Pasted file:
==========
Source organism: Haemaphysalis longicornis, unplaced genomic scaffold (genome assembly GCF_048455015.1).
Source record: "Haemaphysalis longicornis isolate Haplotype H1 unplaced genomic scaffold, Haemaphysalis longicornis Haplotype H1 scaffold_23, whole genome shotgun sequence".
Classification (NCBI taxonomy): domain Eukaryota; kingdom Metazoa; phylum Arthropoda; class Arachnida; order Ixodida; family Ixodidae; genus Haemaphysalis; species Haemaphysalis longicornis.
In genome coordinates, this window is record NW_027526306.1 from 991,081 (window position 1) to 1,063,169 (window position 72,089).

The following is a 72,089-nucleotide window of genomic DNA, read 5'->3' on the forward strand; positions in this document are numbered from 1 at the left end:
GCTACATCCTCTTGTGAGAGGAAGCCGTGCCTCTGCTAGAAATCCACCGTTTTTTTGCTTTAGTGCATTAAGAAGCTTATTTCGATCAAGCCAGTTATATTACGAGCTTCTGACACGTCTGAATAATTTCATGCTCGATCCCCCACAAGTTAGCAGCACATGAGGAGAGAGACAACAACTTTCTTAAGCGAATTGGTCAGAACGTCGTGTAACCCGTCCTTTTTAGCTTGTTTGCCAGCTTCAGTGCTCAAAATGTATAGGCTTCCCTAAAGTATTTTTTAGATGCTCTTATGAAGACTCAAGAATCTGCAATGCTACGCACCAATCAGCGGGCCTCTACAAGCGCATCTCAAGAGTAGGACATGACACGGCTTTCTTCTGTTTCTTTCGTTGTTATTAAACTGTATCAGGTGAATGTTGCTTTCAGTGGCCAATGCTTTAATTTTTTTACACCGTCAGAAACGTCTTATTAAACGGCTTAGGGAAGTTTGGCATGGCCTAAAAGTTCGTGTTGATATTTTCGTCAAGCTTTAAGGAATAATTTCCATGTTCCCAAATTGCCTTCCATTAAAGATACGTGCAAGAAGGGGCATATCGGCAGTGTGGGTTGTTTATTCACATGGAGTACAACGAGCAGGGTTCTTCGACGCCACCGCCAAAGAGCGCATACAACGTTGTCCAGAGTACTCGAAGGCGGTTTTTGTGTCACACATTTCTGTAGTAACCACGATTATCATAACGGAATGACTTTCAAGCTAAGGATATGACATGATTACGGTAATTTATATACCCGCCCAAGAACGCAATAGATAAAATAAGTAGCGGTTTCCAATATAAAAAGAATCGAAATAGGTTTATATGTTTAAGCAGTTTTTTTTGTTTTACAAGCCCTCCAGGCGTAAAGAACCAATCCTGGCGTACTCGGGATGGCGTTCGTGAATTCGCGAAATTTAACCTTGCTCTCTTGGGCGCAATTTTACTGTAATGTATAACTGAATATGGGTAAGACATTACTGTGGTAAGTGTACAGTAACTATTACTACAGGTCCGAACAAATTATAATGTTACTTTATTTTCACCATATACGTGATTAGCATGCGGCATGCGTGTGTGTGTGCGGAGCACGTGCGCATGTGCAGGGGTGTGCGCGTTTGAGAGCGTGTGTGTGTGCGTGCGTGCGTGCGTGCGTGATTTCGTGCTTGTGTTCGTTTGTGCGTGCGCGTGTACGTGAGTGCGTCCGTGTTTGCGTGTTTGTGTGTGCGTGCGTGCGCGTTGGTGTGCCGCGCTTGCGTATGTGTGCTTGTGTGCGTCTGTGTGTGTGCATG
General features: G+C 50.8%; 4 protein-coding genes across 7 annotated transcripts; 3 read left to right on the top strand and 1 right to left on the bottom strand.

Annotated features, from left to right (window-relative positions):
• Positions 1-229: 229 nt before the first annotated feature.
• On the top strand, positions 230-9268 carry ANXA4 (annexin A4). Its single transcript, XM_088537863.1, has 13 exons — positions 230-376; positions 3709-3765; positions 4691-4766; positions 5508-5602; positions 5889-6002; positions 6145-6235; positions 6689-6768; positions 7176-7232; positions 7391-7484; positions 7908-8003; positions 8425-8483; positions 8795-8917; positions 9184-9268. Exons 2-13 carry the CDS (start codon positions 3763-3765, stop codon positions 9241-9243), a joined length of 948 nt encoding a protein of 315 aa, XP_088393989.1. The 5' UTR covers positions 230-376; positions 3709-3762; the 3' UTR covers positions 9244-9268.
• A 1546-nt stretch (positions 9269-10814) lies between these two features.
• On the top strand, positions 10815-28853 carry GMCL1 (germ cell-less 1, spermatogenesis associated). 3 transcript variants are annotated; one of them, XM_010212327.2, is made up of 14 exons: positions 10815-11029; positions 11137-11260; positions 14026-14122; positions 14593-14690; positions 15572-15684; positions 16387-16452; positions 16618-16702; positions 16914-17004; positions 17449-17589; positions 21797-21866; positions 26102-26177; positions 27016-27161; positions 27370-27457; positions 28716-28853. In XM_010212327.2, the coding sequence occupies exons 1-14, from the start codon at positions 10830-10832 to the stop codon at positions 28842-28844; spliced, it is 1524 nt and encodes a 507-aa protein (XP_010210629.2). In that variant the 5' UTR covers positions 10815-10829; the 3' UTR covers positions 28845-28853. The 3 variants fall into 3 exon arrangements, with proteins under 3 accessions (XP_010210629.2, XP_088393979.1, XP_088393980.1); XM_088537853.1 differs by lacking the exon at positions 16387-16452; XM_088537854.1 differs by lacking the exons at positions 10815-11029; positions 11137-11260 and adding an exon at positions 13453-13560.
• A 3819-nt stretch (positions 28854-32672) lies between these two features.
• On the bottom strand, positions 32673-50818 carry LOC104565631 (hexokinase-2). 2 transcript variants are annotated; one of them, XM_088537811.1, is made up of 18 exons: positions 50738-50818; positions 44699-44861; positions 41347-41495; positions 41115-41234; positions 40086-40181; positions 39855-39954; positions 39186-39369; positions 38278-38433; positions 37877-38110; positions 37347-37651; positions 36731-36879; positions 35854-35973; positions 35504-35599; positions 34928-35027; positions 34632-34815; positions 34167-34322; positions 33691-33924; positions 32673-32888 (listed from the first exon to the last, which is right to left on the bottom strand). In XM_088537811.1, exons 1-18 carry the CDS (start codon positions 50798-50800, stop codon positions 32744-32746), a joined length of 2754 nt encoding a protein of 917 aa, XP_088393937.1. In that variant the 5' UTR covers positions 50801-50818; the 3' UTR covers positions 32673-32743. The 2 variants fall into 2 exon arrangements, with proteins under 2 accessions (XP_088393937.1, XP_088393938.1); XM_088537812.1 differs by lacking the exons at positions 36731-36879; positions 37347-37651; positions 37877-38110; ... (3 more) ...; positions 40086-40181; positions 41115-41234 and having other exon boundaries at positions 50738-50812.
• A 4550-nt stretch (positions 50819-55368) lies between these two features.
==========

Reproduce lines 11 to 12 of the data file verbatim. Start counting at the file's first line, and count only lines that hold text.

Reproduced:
• A 1546-nt stretch (positions 9269-10814) lies between these two features.
• On the top strand, positions 10815-28853 carry GMCL1 (germ cell-less 1, spermatogenesis associated). 3 transcript variants are annotated; one of them, XM_010212327.2, is made up of 14 exons: positions 10815-11029; positions 11137-11260; positions 14026-14122; positions 14593-14690; positions 15572-15684; positions 16387-16452; positions 16618-16702; positions 16914-17004; positions 17449-17589; positions 21797-21866; positions 26102-26177; positions 27016-27161; positions 27370-27457; positions 28716-28853. In XM_010212327.2, the coding sequence occupies exons 1-14, from the start codon at positions 10830-10832 to the stop codon at positions 28842-28844; spliced, it is 1524 nt and encodes a 507-aa protein (XP_010210629.2). In that variant the 5' UTR covers positions 10815-10829; the 3' UTR covers positions 28845-28853. The 3 variants fall into 3 exon arrangements, with proteins under 3 accessions (XP_010210629.2, XP_088393979.1, XP_088393980.1); XM_088537853.1 differs by lacking the exon at positions 16387-16452; XM_088537854.1 differs by lacking the exons at positions 10815-11029; positions 11137-11260 and adding an exon at positions 13453-13560.